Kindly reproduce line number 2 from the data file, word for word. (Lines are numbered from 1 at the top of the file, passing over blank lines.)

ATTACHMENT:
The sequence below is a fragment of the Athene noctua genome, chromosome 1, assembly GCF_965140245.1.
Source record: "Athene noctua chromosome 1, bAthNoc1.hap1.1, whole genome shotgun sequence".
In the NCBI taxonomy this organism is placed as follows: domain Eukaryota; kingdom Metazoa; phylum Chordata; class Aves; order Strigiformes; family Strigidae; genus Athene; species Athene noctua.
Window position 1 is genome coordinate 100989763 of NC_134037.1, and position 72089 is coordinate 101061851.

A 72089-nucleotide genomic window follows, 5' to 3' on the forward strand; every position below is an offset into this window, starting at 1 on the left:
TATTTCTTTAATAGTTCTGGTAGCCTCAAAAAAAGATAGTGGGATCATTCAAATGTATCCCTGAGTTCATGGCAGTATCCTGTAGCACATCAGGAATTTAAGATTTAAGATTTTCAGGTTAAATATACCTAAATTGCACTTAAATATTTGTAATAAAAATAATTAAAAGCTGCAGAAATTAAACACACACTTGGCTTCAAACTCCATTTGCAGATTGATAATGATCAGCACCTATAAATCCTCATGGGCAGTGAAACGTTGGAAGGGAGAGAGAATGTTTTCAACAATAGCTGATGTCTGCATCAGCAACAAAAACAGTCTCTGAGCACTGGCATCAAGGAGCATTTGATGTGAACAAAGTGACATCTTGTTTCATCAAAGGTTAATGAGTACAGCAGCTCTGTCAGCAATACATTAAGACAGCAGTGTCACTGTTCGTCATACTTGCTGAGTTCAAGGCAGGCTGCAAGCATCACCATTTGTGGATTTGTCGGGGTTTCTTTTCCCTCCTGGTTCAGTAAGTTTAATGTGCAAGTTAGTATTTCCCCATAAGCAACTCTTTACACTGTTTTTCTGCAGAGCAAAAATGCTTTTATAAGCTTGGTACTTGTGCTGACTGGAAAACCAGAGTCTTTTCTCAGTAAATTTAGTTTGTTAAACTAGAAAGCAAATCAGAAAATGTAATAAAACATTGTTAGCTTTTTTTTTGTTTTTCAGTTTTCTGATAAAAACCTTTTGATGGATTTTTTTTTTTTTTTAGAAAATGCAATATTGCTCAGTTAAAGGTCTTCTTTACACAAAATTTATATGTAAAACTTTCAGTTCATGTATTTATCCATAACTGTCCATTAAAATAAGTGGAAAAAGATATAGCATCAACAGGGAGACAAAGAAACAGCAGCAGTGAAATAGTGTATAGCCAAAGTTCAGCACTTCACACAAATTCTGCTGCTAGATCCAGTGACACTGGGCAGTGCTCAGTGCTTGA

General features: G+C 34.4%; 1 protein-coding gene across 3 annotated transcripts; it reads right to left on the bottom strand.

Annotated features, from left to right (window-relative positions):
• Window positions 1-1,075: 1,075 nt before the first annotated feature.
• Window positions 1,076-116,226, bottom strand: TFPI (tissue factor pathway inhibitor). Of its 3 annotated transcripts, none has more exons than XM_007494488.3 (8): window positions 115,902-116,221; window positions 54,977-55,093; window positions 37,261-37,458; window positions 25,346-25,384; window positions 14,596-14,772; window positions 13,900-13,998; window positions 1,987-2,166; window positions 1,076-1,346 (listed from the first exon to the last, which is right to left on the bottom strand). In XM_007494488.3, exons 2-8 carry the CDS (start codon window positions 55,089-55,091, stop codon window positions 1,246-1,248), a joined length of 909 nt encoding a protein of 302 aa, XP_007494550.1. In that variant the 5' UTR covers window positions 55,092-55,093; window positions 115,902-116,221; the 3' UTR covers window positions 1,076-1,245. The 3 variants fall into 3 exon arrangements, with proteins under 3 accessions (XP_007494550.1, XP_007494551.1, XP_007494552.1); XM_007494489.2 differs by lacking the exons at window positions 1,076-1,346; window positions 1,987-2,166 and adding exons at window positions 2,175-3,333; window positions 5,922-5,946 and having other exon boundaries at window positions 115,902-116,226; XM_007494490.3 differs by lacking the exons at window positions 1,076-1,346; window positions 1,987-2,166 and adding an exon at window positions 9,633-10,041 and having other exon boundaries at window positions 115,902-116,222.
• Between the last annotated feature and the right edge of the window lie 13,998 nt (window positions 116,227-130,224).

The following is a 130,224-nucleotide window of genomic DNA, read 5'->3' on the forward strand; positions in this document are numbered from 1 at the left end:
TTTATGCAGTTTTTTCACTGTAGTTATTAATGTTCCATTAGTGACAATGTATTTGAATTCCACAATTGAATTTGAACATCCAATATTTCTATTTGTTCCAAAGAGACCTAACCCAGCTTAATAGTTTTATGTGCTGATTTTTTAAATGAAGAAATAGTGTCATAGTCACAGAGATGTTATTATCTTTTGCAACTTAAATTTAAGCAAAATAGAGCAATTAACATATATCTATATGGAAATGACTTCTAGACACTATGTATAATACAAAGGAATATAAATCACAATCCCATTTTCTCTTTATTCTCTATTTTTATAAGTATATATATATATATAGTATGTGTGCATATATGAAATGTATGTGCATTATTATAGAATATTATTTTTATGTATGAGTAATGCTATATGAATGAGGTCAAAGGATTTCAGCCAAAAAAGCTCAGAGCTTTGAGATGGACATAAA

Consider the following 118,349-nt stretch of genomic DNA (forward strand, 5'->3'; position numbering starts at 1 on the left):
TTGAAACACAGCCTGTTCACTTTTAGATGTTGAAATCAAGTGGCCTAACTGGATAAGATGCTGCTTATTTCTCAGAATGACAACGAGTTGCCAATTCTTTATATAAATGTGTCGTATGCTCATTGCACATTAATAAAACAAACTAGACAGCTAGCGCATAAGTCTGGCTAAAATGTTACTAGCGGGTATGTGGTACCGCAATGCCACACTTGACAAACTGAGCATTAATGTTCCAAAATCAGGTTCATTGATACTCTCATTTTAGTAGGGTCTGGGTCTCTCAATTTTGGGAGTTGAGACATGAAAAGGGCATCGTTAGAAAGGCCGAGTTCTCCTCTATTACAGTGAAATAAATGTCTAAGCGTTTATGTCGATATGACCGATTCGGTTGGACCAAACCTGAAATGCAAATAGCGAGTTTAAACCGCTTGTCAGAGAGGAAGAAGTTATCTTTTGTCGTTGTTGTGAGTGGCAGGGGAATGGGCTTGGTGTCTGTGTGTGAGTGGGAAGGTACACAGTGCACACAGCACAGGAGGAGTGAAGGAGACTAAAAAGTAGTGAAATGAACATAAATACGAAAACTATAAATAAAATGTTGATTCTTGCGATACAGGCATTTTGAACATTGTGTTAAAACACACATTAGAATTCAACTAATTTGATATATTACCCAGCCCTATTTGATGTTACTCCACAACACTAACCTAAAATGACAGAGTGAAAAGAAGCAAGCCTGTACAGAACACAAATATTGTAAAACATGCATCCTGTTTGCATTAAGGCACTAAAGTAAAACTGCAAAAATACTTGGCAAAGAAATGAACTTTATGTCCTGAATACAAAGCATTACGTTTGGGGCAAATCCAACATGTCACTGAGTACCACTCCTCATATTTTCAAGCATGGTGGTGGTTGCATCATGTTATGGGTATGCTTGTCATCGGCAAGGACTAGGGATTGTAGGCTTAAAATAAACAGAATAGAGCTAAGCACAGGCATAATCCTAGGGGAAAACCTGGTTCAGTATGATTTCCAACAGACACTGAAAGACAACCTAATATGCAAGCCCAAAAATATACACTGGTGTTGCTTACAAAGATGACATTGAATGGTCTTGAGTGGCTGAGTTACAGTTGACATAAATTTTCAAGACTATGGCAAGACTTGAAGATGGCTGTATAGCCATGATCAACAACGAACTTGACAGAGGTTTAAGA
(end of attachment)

Source record: "Athene noctua chromosome 1, bAthNoc1.hap1.1, whole genome shotgun sequence".